In the northeast of Holland, 14 large antenna dishes have been placed next to each other in a 2.7 km long line.

Charles Yun, project manager: “We’re here at the Westerbork synthesis radio telescope, the Westerbork array, and these telescopes can be linked together to act as a single larger instrument”.

The antennas, or array, have become part of the global radio astronomy network. Using a technique, known as Very Long Baseline Interferometry – VLBI – scientists can collect and filter signals received from multiple radio telescopes.

Charles Yun, project manager: “The signals which are collected here are sent to the correlator, and those signals are mixed with telescopes located around the world to generate an extremely accurate image as if we were using a single dish that was the size of a combined radius of all the telescopes around the world. So using that process of e-VLBI we’re able to generate images that are several orders of magnitude more accurate or more clear than those obtained by even the Hubble space telescope”.

With traditional VLBI, data from each telescope is recorded onto tape or hard disk and sent to a central computer for filtering.

Radio images captured by an individual telescope can lack resolution, with relatively small celestial objects becoming impossible to discern.

This is where interferometry comes in: by pointing several telescopes towards an object similar data from different points can be collected. The recorded radio waves are then superimposed and amplified.

The further apart the antennas are from each other – the better quality of image produced.

The maths behind the project requires a supercomputer located 20 km from the Westerbork array at the Joint Institute for VLBI in Europe – JIVE for short. Until recently, all the telescopes participating in the experiment sent data on magnetic tapes or hard drives. This caused delays in the operations of the European network.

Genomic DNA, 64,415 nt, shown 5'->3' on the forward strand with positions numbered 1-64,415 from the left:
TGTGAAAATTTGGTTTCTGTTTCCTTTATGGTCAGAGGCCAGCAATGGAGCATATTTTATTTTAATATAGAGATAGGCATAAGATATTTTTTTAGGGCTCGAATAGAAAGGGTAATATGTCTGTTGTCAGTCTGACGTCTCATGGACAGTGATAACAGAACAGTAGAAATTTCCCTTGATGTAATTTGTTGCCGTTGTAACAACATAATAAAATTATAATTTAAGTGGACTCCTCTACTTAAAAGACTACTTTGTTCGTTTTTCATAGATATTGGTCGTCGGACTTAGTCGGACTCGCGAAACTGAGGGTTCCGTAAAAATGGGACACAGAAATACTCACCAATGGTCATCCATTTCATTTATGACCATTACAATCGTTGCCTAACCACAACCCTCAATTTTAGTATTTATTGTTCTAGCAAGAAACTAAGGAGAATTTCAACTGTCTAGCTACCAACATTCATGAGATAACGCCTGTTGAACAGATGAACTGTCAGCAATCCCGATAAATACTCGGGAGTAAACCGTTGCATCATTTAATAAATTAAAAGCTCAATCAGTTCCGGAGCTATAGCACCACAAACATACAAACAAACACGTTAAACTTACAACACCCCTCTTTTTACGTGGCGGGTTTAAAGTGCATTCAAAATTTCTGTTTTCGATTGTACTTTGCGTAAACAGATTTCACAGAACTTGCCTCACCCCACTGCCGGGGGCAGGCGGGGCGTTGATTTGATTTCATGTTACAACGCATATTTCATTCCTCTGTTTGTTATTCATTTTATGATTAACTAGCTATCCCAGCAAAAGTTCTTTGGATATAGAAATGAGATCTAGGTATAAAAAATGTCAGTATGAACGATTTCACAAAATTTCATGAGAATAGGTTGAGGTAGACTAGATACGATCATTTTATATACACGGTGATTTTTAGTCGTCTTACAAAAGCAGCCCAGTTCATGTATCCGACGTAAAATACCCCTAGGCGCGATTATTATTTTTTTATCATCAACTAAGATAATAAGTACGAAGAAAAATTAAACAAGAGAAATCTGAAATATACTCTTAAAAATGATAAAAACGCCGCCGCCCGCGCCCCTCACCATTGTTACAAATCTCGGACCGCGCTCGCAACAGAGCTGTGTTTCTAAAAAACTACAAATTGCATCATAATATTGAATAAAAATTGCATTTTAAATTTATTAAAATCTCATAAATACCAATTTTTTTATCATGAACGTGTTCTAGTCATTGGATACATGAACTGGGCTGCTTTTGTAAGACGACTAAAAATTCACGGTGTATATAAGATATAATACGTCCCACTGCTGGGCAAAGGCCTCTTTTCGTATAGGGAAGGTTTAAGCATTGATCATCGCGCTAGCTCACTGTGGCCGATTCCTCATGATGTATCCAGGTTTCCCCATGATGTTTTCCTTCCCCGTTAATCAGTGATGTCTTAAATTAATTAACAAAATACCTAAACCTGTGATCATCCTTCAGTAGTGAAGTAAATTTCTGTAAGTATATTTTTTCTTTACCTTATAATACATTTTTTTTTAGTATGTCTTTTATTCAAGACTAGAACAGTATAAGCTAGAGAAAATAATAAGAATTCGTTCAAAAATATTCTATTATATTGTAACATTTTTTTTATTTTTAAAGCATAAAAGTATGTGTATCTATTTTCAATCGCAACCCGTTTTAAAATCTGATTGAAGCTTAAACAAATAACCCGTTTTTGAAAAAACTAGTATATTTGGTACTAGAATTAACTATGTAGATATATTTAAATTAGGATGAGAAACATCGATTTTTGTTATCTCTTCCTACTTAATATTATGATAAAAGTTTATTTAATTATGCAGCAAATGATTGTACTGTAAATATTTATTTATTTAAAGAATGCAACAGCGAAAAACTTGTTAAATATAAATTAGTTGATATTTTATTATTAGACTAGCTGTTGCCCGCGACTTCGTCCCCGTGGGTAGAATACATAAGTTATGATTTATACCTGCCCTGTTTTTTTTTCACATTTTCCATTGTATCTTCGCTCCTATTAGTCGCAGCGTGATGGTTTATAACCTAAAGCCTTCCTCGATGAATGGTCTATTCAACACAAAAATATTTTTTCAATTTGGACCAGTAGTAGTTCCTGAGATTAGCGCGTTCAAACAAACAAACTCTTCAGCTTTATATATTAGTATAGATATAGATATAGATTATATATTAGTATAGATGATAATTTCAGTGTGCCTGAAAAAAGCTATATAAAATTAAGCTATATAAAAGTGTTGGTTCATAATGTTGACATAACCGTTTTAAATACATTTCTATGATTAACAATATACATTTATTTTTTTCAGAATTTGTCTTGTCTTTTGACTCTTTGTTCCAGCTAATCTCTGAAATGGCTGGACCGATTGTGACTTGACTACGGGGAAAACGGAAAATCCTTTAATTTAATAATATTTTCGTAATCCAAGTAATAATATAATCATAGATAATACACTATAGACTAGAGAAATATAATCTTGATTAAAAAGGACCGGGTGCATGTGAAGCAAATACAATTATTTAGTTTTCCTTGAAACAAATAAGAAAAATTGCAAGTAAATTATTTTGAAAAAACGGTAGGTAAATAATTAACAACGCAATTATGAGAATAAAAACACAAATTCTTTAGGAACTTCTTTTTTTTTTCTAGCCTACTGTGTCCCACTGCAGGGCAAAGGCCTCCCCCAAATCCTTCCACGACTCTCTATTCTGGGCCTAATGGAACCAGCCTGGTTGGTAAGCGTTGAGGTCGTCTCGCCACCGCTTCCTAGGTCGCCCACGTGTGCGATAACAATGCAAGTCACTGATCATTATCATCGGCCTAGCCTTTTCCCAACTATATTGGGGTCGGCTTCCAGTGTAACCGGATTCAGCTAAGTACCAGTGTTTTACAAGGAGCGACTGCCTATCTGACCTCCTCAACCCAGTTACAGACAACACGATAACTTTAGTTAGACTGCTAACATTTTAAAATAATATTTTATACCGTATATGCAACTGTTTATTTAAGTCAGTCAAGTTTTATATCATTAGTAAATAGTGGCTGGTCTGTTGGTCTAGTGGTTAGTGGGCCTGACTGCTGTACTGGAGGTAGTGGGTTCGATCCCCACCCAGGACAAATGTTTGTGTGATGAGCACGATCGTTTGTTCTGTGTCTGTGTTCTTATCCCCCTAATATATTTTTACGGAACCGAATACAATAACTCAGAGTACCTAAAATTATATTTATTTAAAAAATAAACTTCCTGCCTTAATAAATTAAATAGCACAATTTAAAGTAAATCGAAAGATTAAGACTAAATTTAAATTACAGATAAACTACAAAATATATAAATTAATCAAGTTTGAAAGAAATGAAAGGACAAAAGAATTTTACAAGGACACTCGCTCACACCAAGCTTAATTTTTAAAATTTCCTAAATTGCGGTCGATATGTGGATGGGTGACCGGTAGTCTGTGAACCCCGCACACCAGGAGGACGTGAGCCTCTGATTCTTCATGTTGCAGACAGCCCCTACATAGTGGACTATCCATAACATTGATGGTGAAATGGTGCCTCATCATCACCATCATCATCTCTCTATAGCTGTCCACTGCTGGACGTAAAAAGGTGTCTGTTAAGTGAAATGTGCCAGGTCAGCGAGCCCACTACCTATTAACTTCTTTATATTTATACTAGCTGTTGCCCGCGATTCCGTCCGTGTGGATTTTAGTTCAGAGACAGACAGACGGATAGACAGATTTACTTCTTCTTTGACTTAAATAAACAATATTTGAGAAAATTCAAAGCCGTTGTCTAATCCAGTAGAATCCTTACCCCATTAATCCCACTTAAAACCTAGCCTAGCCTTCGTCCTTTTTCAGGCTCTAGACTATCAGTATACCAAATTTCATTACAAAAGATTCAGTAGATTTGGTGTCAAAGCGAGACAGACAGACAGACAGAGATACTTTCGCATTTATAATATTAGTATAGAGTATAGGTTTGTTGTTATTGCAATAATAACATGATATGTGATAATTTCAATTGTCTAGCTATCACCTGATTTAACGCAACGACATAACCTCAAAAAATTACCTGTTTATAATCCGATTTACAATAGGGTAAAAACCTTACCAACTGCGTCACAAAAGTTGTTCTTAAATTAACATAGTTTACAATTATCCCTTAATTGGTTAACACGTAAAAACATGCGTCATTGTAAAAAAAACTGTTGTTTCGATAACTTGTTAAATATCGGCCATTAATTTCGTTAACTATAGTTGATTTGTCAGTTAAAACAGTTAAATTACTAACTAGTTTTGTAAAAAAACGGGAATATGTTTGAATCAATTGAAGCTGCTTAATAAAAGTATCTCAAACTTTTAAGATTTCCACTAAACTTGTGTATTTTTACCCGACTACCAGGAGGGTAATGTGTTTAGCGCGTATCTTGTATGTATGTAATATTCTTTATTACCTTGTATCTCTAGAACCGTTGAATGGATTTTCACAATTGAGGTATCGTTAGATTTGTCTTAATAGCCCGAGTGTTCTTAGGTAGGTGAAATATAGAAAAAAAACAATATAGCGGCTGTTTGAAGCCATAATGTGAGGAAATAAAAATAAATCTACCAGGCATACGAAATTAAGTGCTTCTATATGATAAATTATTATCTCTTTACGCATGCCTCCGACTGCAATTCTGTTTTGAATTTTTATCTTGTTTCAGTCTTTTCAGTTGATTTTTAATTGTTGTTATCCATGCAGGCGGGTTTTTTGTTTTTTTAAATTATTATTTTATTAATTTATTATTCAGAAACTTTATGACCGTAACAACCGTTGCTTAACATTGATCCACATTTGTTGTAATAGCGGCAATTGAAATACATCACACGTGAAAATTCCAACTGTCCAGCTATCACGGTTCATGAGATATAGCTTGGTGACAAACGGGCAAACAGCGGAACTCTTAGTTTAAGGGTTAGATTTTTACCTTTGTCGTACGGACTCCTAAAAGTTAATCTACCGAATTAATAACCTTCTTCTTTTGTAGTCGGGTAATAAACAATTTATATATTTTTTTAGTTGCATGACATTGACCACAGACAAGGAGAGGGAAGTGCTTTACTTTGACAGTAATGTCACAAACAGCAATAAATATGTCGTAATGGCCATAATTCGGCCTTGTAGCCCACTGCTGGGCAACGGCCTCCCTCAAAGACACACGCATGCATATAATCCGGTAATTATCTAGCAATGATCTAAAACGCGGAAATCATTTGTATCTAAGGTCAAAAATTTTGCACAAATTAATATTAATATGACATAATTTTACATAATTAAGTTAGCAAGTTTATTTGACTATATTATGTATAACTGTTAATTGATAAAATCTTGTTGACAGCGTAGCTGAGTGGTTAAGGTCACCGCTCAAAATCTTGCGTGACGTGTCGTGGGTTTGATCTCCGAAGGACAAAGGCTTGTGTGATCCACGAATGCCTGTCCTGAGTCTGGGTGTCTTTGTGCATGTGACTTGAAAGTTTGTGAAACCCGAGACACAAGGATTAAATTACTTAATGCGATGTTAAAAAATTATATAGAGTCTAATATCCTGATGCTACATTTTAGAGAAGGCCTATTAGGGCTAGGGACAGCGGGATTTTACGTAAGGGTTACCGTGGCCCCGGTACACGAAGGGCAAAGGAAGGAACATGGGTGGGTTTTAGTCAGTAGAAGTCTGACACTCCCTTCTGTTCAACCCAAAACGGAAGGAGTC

Huib Jan van Langevelde, JIVE director: “In the EVN, sometimes 11, sometimes 8, sometimes 16 telescopes work together, and sometimes we work with telescopes on other continents as well”.

To get rid of delays, telescopes throughout the world are now being linked with the JIVE correlator by fiber optic cable.

Huib Jan van Langevelde, JIVE director: “Nowadays we’re busy trying to connect all the telescopes together in real time. It used to take weeks before the data arrived here, and more weeks before the scientist who had the original idea for the experiment would have access to their data. With e-VLBI we’re connecting the telescopes in the real-time, and the astronomers can have access to the picture of his favorite source the next morning”.

Real-time connection removes the need to transport hard drives between telescopes and the supercomputer: Now, data is routed through the internet using modern fibre optic networks.

Arpad Szomoru, Head of Technical Operations and R&D: “Once we’ve started using these things, this recording units which are basically PCs, it became possible, of course, also to use the Internet – not just to use recording but to send the data directly, to stream it from the telescope directly to the correlator, and that’s what we’ve been doing the last few years”.

The electronic Very Long Baseline Interferometer acts as an instrument of global dimensions. Astronomers use it to get high-resolution images of distant objects, reacting instantly to any unexpected changes in space…